Family: Asteraceae
Common Name: Hemp Agrimony

There were previously hundreds of species in this genus but after reclassification, only about 40 remain. Mainly natives of eastern North America, only a few species are suitable for the garden. Although members of the daisy family, the tubular flowers form fluffy heads rather than the distinctive ray floret of the daisy. Species cultivated as ornamentals make good background plants in perennial borders, as their form is substantial and flower colour unusual.


E. cannabinum, hemp agrimony, zone 5, from Europe, is a frost-hardy, herbaceous plant, to 1.5 m (5 ft), with purplish lilac flowers in late summer.

E. megalophyllum, zone 10, a native of Mexico, produces several erect, reddish purple branches. This shrub grows to 2 m (6 ft) high and wide and has broad, ovate, grayish green leaves and striking, flattened clus­ters of fluffy, violet-blue flowers during autumn.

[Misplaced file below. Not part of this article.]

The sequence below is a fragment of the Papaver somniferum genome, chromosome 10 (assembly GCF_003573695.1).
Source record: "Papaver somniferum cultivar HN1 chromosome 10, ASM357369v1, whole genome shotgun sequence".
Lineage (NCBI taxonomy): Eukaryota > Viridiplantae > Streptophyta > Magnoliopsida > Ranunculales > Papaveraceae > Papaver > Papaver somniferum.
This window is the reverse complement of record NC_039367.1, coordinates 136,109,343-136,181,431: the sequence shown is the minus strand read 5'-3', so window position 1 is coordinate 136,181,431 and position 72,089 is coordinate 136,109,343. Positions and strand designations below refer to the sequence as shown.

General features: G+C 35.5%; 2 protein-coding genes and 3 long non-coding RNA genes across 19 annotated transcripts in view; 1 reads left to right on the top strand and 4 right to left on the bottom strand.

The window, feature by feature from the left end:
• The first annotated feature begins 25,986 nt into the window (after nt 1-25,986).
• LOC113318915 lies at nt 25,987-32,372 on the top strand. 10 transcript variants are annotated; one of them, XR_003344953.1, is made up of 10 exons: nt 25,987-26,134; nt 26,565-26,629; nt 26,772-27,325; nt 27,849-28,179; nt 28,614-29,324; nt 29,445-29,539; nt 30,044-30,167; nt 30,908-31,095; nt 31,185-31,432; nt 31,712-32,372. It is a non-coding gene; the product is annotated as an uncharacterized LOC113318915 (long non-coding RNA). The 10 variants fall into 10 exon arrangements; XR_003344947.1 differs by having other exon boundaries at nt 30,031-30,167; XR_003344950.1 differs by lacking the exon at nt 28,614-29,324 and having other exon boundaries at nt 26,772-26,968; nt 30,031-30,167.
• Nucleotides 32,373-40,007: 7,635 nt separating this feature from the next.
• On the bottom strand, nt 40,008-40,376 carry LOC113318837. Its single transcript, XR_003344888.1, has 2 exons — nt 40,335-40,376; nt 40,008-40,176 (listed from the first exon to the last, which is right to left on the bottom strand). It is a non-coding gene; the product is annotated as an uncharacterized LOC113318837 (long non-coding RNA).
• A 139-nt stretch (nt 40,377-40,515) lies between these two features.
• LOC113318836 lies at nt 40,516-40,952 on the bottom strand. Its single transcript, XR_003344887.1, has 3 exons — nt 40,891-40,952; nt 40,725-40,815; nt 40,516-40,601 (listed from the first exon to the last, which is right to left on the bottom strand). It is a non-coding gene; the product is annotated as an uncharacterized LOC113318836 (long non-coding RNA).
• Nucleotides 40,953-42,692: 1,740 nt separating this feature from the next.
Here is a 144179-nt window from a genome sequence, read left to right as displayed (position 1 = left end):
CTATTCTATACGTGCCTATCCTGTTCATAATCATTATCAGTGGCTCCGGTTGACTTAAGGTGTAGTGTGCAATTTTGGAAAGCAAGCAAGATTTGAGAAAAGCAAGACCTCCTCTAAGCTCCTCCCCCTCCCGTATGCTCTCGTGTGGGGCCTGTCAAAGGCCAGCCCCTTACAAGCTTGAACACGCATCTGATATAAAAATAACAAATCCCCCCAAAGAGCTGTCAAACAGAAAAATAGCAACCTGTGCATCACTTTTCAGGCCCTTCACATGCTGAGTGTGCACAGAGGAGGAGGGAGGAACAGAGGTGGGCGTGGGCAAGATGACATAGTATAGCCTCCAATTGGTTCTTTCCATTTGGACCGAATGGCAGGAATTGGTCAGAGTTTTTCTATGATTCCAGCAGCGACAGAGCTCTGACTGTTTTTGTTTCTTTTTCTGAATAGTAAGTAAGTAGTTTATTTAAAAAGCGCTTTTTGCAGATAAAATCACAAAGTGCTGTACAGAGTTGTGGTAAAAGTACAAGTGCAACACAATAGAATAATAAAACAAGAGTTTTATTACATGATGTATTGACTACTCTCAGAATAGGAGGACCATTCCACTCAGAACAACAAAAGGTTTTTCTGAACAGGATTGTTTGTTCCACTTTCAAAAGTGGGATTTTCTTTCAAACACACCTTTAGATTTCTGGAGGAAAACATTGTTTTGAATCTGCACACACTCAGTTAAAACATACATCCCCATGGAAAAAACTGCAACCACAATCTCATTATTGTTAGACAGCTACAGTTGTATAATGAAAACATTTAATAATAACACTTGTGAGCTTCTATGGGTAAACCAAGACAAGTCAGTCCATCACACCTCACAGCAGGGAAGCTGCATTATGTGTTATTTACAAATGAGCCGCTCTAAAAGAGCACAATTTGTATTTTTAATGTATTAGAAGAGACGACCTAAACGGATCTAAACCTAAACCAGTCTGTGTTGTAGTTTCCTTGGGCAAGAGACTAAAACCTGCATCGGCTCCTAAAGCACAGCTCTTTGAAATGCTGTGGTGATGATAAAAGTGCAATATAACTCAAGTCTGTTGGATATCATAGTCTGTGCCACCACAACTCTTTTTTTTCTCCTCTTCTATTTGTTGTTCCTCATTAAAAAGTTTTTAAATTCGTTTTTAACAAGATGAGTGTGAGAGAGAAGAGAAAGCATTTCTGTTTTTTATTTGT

E. purpureum, Joe pye weed, zone 4, is an herbaceous species from North America, with vanilla-scented leaves and a flattish head of pale purple flowers above a spiral of leaves. It grows to 2 m (6 ft). This species, also known as boneset or gravelroot, has a history of use in herbal medicine.


Any frost-tender species are grown in an airy, cool to intermediate greenhouse or conservatory with maximum light. Use soil-based potting compost. Outside, choose a posi­tion with well-drained vet moisture-retentive soil and full sun or partial shade. Propagate by division, or from seed or softwood cuttings according to species.


There are species suited to various climatic zones.

Euonymus      Euphorbia